When it comes to the finer points of ND filters and the resulting color shift, things can sometimes seem overwhelming. Here’s everything you need to know.Photo via Photography ElementPlaced in front of the lens, ordinary neutral density (ND) filters reduce light with no effect to image color or contrast while giving more control over exposure and depth of field. For celluloid film, ND filters only need to block light in the visible spectrum. However, many of today’s silicon-based digital sensors are sensitive to wavelengths the human eye cannot see, including the infrared spectrum, resulting in the need for “far-red” filtration as well.Without ND filters, the IR wavelengths are typically a non-issue. However, upon adding heavy ND, compensation for the IR spectrum becomes necessary. For example, if you add a 1.8 ND, providing six stops of non-infrared blocking exposure, you gain an imbalance in frequencies. In essence, your sensor is effectively being contaminated by the far-red, resulting in a muddy color shift across your image, particularly in the blacks and reflective synthetic materials. With proper IR filtration, however, the dark areas of your image are rendered crisp and clean.In the digital era, there has been a sizable array of ND options, but until fairly recently, no manufacturer has produced a truly neutral infrared ND filter. How is this far-red filtration achieved? There are a few different methods:1. DyesMany manufacturers will place a film of specialized green resin on top of (or sandwiched between) panels of optical glass. These types of filters are called Infrared Neutral Density Filters (IRND) and have been optimized for digital sensors. When light passes through the dye, it filters out an amount of the infrared spectrum by absorbing unwanted frequencies. Unfortunately, all IRND filters come with their own set of colorcast problems, and there is a varying degree of consistency across manufacturers and ND intensity.2. Hot MirrorsThe second method of infrared filtration is called a hot mirror. Hot mirrors are essentially infrared cut-offs and work through reflective interference: transmitting the shorter wavelengths and reflecting the far-red. Hot mirrors are made by placing fine dichroic coatings onto the surface of optical glass. Unfortunately, their high reflectivity is also a major drawback, as they have a tendency for ghosting. For this reason, they should be placed farthest from the lens in front of any other filtration.3. Carbon CoatedThe third and most recent form of infrared-blocking ND filtration utilizes a carbon metallic coating, which creates a truly neutral ND. The coating is bonded to the glass and provides impressively neutral color while blocking out infrared contamination. Unlike dyed IRND filters, carbon-coated IRNDs do not suffer from dye variance and thus produce the most color-consistent image available.Some digital sensors already have an amount of internal infrared filtration built in through the Optical Low Pass Filter (OLPF) placed directly in front of the sensor. So it is important that you research and perform tests ahead of time before deciding whether or not dyed IRND, hot mirrors, or carbon-coated IRND filters are right for your project.Here’s a great video from B&H that covers the basics of ND filter usage in both video and photography.Got any thoughts on ND filters? How many do keep in your kit? Let us know in the comments below!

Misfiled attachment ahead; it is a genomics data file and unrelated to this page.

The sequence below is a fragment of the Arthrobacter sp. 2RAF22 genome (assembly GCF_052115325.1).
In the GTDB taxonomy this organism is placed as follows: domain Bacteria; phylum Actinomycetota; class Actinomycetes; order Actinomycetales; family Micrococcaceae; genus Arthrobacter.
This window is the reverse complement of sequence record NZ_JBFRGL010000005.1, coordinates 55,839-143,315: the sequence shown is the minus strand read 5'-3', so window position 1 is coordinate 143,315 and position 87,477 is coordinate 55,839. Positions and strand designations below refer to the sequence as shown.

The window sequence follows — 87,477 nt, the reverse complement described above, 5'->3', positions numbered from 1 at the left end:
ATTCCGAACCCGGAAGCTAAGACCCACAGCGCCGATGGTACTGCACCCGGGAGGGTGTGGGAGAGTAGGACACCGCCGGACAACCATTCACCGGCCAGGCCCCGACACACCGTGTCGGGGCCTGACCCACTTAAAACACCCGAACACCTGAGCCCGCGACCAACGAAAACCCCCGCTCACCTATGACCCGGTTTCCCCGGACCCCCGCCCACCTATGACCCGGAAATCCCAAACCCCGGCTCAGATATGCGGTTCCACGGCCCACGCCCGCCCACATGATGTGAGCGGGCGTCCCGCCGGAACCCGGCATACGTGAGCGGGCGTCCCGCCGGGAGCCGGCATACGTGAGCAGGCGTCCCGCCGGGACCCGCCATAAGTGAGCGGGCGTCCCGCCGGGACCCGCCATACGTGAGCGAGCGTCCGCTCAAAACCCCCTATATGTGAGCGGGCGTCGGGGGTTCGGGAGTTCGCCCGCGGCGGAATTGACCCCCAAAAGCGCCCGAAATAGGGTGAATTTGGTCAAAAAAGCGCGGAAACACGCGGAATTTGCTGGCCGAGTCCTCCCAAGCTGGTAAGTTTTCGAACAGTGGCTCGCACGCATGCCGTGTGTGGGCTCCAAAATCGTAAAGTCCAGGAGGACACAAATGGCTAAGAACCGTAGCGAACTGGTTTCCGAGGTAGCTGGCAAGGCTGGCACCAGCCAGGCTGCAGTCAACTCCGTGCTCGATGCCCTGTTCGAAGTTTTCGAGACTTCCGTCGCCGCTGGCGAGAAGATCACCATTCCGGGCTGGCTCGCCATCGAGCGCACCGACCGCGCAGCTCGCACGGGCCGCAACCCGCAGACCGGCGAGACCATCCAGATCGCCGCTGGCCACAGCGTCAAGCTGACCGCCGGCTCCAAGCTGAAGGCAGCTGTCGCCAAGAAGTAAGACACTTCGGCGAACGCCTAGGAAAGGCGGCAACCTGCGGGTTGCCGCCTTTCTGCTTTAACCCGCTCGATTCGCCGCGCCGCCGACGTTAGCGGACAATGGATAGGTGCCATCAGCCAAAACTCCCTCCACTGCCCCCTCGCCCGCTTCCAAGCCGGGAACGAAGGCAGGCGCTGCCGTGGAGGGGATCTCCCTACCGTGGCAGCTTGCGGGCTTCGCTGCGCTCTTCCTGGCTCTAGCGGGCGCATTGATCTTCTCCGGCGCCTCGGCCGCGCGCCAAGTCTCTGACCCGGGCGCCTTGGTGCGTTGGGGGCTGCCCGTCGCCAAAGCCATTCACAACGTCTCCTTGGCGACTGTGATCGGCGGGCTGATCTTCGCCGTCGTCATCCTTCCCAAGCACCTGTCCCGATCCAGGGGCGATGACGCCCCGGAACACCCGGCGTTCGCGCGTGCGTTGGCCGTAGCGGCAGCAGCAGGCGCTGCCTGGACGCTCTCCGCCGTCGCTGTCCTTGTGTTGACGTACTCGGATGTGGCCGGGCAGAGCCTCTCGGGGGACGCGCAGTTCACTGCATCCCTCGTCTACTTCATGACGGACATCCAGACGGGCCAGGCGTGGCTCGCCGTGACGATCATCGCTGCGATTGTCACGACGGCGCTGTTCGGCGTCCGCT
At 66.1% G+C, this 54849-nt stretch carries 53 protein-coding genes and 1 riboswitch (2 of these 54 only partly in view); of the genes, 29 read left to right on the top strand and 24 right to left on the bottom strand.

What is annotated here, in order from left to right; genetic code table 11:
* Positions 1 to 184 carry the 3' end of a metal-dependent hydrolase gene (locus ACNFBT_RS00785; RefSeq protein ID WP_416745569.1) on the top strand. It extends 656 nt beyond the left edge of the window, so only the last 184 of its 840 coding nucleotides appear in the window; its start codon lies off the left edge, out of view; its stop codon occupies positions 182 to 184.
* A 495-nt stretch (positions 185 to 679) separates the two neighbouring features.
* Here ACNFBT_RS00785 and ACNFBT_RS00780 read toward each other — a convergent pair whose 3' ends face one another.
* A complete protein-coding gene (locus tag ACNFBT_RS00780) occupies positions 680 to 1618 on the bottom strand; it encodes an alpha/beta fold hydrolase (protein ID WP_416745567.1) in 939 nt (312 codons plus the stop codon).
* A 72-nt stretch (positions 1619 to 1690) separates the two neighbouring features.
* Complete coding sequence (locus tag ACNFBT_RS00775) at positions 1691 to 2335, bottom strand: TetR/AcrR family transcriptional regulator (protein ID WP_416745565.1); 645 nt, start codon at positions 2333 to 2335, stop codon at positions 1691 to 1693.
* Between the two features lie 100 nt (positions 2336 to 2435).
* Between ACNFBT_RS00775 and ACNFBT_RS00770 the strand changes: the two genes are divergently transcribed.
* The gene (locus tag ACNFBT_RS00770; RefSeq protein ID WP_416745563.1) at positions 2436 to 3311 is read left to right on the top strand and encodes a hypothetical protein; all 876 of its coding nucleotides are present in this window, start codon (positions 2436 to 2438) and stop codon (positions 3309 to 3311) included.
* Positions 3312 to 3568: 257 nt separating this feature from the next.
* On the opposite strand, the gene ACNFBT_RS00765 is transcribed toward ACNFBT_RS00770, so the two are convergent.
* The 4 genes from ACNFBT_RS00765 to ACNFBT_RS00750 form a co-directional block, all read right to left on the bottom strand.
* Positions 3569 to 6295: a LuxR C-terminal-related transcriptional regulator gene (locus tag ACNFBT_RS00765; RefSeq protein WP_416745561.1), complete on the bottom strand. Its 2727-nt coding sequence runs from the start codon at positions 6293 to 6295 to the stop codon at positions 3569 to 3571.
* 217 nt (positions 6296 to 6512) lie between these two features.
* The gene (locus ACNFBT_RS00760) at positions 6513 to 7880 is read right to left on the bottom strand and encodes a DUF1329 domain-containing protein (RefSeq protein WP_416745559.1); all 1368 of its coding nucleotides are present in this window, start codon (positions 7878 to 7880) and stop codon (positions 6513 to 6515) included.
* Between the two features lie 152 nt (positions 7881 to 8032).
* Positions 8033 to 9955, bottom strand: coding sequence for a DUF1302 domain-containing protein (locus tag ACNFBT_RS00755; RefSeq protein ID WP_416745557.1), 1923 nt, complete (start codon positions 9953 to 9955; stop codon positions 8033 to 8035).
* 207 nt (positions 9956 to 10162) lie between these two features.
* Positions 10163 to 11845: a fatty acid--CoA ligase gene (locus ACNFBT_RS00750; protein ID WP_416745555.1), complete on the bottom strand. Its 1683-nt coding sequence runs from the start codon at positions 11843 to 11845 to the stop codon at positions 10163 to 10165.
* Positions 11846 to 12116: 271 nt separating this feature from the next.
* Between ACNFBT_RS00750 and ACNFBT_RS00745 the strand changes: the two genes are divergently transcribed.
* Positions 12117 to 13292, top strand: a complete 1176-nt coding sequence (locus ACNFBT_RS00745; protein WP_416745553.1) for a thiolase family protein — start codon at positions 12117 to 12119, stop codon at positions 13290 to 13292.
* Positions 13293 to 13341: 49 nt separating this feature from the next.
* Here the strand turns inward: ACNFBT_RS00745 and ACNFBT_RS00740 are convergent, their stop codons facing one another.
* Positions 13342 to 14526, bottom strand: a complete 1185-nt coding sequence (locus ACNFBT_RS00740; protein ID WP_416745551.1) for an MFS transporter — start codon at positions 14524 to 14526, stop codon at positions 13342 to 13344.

Commonwealth Games plunged into deep trouble today after England admitted their participation is “on a knife-edge” while Scotland athletes delayed their departure to Delhi and Wales set a deadline of Wednesday evening for the organisers to certify all venues and Games Village are safe.A footbridge collapsed near the main venue of the Games yesterday, which injured more than a dozen people, and the desperate state of the Athletes’ Village — described by Commonwealth officials of some countries as “unfit for human habitation” — has cast major doubts over foreign athletes turning up in India.Should the Commonwealth Games be called off? To vote from your mobile, SMS
Roger Federer will begin his Olympic campaign against Alejandro Falla, the Colombian who almost humiliated the great Swiss at Wimbledon in 2010.Federer, who won a seventh Wimbledon title earlier this month, had to come back from two sets to love down at the All England Club to beat Falla in the first round two years ago with the Colombian losing his nerve on Centre Court when he served for the match at 5-4 in the fourth set.Top-seeded Federer, who is appearing at his fourth Olympics, has been placed in the same half of the draw as fourth seed David Ferrer, who will play Vasek Pospisil of Canada.”Federer is the favourite whenever he plays here,” said Falla.”I know him well and he knows me well, too. I’m going to have to play my best if I am going to have a chance to win this match but he’s Roger and he’s just won Wimbledon for the seventh year here.”Second seed Novak Djokovic, the 2008 Beijing Olympics bronze medallist, will challenge Fabio Fognini of Italy in the first round.Djokovic is in the same half of the draw as third-seeded Briton Andy Murray, who faces Stanislas Wawrinka of Switzerland.Fifth seed Jo-Wilfried Tsonga of France will meet Brazil’s Thomaz Bellucci, the recent Gstaad Open winner.Missing from the men’s draw is defending champion Rafael Nadal who pulled out of the tournament through injury.In the women’s singles, the Williams sisters both face tricky opponents in the first round.Wimbledon champion Serena, seeded four, plays Serbia’s Jelena Jankovic while Venus tackles Italy’s ninth seed Sara Errani, the French Open runner-up.advertisementSerena and Venus are two-time doubles gold medallists, while Venus also won the singles gold medal in Sydney in 2000.Top seeded Victoria Azarenka of Belarus is up against Romania’s Irina-Camelia Begu, second-seeded Pole Agnieszka Radwanska faces Germany’s Julia Goerges.Third seeded Russian, Maria Sharapova, the 2004 Wimbledon champion, plays Shahar Peer of Israel.There is a 64-draw for the men’s and women’s singles, with 16 players seeded in each event, and a 32-draw for the men’s and women’s doubles, with eight teams seeded in each event.Mixed doubles, which is making a return to the Olympics as a medal sport for the first time since the Paris Games of 1924, will have a 16-draw, with four teams seeded.The draw for the mixed doubles is being held mid-way through the tennis event on July 31.